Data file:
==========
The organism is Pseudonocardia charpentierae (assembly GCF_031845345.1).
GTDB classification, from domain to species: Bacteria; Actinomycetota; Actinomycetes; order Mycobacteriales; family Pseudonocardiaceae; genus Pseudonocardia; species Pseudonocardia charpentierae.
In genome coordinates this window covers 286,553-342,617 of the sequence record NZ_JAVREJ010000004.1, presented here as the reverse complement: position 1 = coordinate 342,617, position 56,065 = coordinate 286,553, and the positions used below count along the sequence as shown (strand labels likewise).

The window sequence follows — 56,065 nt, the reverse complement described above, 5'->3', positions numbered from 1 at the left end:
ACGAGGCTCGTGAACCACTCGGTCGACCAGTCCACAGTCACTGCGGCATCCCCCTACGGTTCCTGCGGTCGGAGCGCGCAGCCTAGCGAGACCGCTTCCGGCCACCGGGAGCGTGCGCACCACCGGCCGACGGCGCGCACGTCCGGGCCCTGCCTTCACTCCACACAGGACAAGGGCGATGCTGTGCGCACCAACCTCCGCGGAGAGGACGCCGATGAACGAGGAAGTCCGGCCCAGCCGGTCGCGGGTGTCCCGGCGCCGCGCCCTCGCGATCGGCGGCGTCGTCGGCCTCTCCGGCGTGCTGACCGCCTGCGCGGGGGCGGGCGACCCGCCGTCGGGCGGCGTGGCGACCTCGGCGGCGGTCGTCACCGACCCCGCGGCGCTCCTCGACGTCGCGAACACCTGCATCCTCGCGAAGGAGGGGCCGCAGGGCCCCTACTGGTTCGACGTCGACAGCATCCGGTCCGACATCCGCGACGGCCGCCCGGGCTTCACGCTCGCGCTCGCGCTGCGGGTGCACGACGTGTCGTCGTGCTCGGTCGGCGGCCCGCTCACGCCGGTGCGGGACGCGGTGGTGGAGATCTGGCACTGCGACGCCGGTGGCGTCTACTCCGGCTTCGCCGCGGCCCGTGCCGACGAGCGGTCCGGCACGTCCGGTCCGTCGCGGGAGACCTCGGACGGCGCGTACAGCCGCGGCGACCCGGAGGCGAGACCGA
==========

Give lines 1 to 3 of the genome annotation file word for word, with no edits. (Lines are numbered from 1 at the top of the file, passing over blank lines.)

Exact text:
The organism is Pseudonocardia charpentierae (assembly GCF_031845345.1).
GTDB classification, from domain to species: Bacteria; Actinomycetota; Actinomycetes; order Mycobacteriales; family Pseudonocardiaceae; genus Pseudonocardia; species Pseudonocardia charpentierae.
In genome coordinates this window covers 286,553-342,617 of the sequence record NZ_JAVREJ010000004.1, presented here as the reverse complement: position 1 = coordinate 342,617, position 56,065 = coordinate 286,553, and the positions used below count along the sequence as shown (strand labels likewise).